sterile part. In Ophioglossum vulgatum, the sterile part consists of a single leaf-like structure, with
a smooth margin and a network arrangement of veins. The central axis continues past this leaf
to the fertile portion of the frond, which is a spike-like structure (the 'adder's tongue' part). In
Botrychium lunaria, the sterile part is a pinnate leaf borne on a side-branch from the main axis.
Again the main axis continues and terminates in the fertile region, which is a finely-branched
structure bearing sporangia. There is no uncoiling circinnate vernation, as in the Filicales, in the
Ophioglossales the fronds instead grow out from the margins of bud-like structure, the
The Marattiales is the third order of extant ferns and is confined to the tropics. These have
short upright stems or trunks bearing large, fleshy and usually with pinnate/bipinnate or palm-like
fronds, which may be up to 5 metres long (15 feet). Filmy forms, and forms with simple
non-compound fronds also occur. Unlike other ferns, which grow from an apical cell, the
Marattiales have a multicellular apical meristem, more like that found in flowering plants. Many
mucilage canals occur within the plant body, but no or little sclerenchyma.
Not all ferns are confined to the field-layer. In the tropics tree ferns can be found, forming part of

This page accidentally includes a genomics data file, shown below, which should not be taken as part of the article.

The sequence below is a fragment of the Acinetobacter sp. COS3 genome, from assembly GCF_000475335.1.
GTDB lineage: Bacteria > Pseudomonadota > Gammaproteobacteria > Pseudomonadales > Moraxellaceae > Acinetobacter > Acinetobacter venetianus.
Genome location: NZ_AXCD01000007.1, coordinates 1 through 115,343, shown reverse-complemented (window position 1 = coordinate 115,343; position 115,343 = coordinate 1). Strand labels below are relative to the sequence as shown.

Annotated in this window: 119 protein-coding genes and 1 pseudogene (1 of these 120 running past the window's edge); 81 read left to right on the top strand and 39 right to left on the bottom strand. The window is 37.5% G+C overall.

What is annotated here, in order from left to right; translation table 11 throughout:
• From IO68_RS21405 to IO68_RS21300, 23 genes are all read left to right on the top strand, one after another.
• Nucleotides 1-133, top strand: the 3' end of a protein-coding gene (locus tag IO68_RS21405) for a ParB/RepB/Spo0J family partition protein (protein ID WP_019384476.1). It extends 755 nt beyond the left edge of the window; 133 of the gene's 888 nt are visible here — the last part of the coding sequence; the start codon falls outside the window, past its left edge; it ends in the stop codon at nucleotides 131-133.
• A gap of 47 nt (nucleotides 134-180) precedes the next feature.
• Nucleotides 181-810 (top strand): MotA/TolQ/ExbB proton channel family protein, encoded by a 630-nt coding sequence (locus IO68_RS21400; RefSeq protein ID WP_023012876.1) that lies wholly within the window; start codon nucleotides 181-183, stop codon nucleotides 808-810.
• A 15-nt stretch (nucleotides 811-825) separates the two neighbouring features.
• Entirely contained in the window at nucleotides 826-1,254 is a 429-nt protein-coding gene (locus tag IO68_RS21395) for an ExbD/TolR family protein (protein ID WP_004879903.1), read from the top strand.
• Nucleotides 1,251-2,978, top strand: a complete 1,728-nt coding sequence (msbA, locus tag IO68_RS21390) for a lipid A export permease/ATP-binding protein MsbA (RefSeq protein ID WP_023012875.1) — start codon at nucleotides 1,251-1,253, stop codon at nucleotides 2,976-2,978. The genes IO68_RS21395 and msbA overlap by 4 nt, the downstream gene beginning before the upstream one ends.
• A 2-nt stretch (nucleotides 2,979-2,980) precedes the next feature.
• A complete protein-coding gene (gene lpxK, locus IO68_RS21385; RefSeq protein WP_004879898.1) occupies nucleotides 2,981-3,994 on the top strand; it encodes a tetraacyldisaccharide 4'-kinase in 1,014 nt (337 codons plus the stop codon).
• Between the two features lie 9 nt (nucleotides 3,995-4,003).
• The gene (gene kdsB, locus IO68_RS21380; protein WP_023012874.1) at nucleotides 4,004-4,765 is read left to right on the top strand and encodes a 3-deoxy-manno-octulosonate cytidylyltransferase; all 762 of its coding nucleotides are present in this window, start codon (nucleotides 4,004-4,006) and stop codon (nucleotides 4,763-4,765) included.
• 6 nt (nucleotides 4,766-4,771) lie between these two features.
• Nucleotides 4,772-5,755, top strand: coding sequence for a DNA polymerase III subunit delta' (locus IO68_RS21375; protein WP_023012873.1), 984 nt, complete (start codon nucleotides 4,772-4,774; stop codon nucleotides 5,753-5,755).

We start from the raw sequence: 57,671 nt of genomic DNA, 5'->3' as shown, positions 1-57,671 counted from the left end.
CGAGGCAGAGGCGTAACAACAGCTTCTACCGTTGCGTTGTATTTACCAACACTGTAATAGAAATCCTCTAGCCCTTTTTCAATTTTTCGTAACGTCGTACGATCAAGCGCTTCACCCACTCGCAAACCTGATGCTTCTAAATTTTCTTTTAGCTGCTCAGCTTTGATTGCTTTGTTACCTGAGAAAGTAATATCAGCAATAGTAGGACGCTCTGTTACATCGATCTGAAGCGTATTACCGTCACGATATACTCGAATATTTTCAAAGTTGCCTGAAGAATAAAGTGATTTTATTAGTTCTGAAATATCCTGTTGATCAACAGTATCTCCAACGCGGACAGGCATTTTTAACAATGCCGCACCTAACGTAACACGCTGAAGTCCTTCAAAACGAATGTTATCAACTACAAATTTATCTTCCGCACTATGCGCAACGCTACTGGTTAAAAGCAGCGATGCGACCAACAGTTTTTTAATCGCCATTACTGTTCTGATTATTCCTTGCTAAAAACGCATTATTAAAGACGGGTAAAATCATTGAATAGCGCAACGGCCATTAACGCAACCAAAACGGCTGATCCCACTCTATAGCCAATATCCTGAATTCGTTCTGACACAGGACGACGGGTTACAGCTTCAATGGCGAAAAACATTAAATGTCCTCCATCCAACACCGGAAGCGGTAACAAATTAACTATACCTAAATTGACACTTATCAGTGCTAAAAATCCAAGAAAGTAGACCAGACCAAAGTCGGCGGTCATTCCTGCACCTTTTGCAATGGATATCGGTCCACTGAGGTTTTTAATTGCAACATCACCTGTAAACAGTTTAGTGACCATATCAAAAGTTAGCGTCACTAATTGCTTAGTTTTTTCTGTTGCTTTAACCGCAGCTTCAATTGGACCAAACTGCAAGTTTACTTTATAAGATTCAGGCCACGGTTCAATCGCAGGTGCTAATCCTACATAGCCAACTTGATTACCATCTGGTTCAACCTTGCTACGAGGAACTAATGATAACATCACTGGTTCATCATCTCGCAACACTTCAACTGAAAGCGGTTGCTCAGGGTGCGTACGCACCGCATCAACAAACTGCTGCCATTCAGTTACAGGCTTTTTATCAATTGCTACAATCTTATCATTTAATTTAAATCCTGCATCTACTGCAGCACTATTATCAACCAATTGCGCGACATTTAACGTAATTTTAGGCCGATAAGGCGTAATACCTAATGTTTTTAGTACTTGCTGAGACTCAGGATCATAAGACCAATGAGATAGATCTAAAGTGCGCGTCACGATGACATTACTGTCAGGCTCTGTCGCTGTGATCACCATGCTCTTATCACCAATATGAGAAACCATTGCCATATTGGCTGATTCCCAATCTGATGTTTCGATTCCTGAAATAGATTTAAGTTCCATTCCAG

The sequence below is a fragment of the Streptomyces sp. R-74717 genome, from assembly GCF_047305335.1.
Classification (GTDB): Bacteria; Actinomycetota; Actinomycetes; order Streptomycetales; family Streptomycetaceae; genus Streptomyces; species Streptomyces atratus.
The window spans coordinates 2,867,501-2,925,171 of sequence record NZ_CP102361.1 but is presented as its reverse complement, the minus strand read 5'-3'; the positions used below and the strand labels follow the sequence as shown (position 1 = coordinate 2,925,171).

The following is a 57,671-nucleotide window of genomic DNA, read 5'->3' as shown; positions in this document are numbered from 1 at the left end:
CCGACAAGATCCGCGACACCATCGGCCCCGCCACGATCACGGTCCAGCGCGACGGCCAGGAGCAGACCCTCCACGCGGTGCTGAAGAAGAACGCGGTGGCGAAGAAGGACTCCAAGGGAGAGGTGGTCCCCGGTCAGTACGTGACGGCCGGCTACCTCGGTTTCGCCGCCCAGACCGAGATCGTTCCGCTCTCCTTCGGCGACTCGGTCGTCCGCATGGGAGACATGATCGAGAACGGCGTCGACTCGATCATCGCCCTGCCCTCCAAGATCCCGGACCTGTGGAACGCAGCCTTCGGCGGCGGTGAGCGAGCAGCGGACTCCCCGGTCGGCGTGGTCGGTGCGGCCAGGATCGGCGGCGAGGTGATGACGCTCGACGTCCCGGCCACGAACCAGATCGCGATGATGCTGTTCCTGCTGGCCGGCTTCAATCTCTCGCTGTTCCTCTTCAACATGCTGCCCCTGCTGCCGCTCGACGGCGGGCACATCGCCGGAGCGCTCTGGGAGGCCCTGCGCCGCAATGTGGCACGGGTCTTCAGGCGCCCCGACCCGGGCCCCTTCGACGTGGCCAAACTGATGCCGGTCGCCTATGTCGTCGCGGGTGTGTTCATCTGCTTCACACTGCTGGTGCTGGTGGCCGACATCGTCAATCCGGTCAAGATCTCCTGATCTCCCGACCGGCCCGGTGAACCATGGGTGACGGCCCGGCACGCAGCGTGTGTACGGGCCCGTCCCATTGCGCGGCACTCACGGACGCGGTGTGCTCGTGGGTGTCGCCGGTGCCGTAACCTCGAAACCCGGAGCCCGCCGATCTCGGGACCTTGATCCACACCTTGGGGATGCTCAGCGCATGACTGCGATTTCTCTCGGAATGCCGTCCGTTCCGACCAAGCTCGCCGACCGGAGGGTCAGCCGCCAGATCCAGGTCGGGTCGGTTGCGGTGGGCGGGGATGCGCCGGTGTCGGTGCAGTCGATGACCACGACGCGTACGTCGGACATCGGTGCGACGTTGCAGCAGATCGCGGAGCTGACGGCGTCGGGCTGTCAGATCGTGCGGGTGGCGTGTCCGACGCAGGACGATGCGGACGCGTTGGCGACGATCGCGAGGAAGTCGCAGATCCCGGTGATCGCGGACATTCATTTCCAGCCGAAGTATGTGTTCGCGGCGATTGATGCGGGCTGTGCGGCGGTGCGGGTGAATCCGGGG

the main canopy or understorey. These tree ferns may have been among the dominant trees in
ancient forests. The tree ferns, often classified in the order Cyatheales, may form stems or
trunks up to 20 metres tall. A few other types of ferns are also tree ferns. Examples are
Dicksonia and Cyathea. New species are still being discovered, though many have apparently
gone extinct over the past century due to habitat destruction. Cyathea has a polycyclic stele,
that is the vascular cylinder consists of several concentric cylinders of vascular tissue, which
anastomose with one-another and all contributing to the leaf traces. The trunk consists of the
vascular cylinders, contained within the stem proper, surrounded by the fused leaf bases with
their tough vascular bundles, and sometimes also surrounded by a mantle of adventitious roots,
which provide much of the support. Fossil tree ferns include types that show another
'experiment' with tree trunks, in which the trunk consisted of a mass of intertwined branching
stems and roots.
Above and below: unfurling fern fronds.
|Field-Layer: Ferns and Herbs